Cosatu-affiliated workers walk out to end corporate greed
SOUTH AFRICAN workers staged a general strike yesterday to mark World Day for Decent Work.
The strike called by revolutionary union federation Cosatu was part of the global events organised by the International Trade Union Confederation (ITUC) under the slogan “end corporate greed.”
Marchers filled streets of every major city in a sea of red T-shirts as workers took advantage of legal strike protection to enjoy a long weekend.
Textiles union Sactwu said two-thirds of its urban members heeded the strike call.
General secretary Andre Kriel said: “These workers are making it clear that they demand decent work and improved public transport.
“They cannot feed and take care of their families with the low wages that they receive, especially if a large part of it is spent on public transport.”
The union’s demands included a total ban on temporary employment agencies, which are already regulated under South African law, with employers obliged to take staff on permanently after six months.
Also on the list were free education, a national minimum wage, an end to redundancies, enforcement of health and safety legislation and implementation of the ANC government’s health insurance policy.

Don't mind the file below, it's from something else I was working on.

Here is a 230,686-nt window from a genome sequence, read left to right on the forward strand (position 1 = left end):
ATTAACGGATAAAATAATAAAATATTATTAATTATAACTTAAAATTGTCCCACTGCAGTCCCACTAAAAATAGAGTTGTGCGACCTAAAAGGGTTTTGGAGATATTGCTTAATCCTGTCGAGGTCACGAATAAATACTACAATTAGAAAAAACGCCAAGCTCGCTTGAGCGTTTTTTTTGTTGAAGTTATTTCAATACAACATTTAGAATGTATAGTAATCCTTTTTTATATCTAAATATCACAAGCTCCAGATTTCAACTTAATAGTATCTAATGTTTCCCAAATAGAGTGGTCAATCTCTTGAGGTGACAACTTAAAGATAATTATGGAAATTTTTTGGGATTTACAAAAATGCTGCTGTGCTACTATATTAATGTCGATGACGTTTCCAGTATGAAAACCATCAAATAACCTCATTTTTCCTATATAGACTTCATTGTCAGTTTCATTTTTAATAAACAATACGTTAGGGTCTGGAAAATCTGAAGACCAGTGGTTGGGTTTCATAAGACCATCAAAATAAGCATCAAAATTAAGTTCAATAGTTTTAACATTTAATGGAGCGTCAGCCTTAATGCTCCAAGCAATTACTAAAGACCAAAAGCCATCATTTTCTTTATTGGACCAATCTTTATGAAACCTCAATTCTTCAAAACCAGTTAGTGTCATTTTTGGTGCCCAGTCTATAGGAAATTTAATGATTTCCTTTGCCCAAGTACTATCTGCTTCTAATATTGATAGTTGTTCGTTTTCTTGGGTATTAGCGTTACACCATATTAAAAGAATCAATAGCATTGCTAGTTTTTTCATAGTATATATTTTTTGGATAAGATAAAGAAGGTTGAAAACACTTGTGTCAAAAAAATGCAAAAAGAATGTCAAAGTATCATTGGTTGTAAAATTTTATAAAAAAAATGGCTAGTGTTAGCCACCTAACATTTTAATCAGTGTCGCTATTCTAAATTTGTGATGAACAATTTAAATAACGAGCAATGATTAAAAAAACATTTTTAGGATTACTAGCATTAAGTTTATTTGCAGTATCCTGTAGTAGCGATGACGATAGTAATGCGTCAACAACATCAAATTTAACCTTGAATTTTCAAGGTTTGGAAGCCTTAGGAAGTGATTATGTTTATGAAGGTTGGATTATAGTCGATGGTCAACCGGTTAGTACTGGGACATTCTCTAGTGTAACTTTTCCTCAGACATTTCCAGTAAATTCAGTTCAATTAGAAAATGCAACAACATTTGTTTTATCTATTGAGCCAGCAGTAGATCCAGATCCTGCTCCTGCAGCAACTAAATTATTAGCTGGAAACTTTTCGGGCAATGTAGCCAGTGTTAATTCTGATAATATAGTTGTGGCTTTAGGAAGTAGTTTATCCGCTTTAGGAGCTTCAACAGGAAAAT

The South African Communist Party called on workers “to intensify the struggle for the elimination of economic exploitation, so that that every day can become a real decent work day.”
Cosatu deputy general secretary Solly Phetoe warned the government it had 14 days to respond to its demands or face monthly strikes.
“If it means every week or every month we must go to the streets or go and occupy those government offices, we will do so. We are not joking.”
Metalworkers union Numsa, expelled from Cosatu last November for poaching other unions’ members, and its ally food and farming union Fawu boycotted the strike.
Numsa general secretary Irvin Jim called the hugely popular event “a desperate attempt to salvage some credibility by a federation which has abandoned the workers.”
Instead he pledged to support student protests against fees, which have occasionally turned violent.
Meanwhile the World Federation of Trade Unions (WFTU) held its 17th conference in the Indian Ocean port city of Durban.
Greece’s George Mavrikos was re-elected general secretary, while South African health union Nehawu president Michael Mzwandile Makwayiba was elected to the WFTU presidency.